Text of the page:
We were months away from any annual review process but when looking over the salary data we saw something troubling. Many of our high performers weren’t necessarily at the high side of their salary band. Why? Any variety of reasons but most had to do with what their Year One salary was at Google and whether they were aggressive negotiators of salary during performance reviews or off-cycle because of competitive job offers.
So what did we do to those high achievers who were being paid same or less than their peers? We bumped their salary to the max of their current level. Over time, their performance trajectory would have fixed any imbalances – they’d be promoted faster, get more stock, etc but that wasn’t the point. Our nearterm goal was for our best product managers to know that we never wanted them to feel undervalued and that they could trust our desire to invest in them. In my opinion, the dollars we spent in off-cycle salary changes repaid themselves 10x in retention and moral.Hunter Walk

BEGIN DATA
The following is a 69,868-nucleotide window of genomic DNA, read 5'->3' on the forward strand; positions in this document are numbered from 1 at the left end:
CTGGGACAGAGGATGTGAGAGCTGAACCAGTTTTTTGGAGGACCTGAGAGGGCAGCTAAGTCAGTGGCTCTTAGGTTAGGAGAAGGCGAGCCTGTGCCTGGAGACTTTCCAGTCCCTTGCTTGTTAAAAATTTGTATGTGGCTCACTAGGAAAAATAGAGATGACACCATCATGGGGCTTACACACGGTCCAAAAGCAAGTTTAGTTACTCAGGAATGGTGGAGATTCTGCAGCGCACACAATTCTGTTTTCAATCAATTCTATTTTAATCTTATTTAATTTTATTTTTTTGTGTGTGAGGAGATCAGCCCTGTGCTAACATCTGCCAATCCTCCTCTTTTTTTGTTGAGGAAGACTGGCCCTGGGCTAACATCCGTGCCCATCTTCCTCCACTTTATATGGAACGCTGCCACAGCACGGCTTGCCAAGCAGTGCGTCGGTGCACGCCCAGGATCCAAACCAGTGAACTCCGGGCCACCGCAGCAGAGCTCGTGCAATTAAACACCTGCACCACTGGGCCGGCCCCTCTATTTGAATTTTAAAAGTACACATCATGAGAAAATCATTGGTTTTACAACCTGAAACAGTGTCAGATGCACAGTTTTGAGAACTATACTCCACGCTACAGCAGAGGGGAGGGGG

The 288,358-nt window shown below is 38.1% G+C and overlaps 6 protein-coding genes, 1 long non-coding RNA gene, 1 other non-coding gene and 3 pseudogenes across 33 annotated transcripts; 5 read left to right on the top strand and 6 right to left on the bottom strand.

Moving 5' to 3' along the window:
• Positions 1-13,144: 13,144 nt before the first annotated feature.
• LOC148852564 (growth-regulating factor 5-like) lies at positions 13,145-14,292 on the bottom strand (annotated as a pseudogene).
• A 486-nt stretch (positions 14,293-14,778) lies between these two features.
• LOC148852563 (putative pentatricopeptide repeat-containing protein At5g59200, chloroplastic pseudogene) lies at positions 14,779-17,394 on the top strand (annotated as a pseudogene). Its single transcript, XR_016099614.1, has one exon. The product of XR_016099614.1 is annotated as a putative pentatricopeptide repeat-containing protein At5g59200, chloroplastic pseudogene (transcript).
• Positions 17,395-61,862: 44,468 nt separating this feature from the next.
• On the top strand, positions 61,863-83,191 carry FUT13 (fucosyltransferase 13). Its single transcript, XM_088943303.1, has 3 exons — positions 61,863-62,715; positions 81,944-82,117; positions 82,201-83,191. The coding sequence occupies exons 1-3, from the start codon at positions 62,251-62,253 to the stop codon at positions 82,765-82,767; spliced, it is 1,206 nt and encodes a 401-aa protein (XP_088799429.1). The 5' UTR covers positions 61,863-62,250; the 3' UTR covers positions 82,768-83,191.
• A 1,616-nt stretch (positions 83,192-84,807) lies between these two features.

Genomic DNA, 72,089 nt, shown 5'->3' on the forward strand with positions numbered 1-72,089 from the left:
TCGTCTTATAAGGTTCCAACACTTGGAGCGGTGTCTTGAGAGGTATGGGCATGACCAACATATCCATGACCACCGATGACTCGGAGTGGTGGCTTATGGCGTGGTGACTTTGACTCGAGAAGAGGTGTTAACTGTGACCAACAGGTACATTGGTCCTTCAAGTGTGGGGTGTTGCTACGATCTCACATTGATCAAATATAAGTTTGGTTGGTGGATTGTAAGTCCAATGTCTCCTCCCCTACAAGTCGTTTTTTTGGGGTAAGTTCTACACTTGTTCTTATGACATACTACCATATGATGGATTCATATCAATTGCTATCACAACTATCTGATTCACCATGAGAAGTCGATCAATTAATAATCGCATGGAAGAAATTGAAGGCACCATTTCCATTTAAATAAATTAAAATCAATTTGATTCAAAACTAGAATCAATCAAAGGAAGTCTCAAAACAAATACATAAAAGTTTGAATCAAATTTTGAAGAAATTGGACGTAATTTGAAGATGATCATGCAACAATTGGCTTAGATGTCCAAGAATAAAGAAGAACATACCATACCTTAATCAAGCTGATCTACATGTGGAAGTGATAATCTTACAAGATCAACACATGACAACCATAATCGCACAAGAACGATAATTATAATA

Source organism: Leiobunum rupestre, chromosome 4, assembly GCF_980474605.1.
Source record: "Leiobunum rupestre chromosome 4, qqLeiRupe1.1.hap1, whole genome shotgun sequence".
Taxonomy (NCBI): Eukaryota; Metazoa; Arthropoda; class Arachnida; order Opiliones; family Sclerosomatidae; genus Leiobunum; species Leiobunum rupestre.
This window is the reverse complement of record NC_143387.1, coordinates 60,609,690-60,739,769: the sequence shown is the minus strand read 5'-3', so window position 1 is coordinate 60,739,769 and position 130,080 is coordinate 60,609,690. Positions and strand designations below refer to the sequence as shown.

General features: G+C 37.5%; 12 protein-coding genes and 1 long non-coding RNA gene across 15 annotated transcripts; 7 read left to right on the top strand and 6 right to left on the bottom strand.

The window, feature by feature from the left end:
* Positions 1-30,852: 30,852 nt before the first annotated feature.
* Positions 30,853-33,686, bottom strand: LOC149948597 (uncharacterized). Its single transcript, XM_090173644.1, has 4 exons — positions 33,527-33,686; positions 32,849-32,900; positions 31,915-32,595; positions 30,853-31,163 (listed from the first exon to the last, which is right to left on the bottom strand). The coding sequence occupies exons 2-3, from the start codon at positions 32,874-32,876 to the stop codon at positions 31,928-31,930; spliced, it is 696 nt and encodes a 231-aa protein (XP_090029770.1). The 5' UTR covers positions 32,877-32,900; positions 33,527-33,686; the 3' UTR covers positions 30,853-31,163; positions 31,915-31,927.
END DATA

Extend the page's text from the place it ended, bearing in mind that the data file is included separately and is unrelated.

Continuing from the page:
I’ve had the opposite experience at one of my previous workplaces: I was among the first hired and teaching newer colleagues the processes, when I accidentally found out they received about twice my salary. When I talked to my manager about this and an eventual raise, it quickly became clear that the company had no intention of fixing these imbalances, not for me, nor anyone else. And in the regular performance review system it would have taken me years to get to the pay level of these new hires.
Needless to say, I didn’t stick around very long…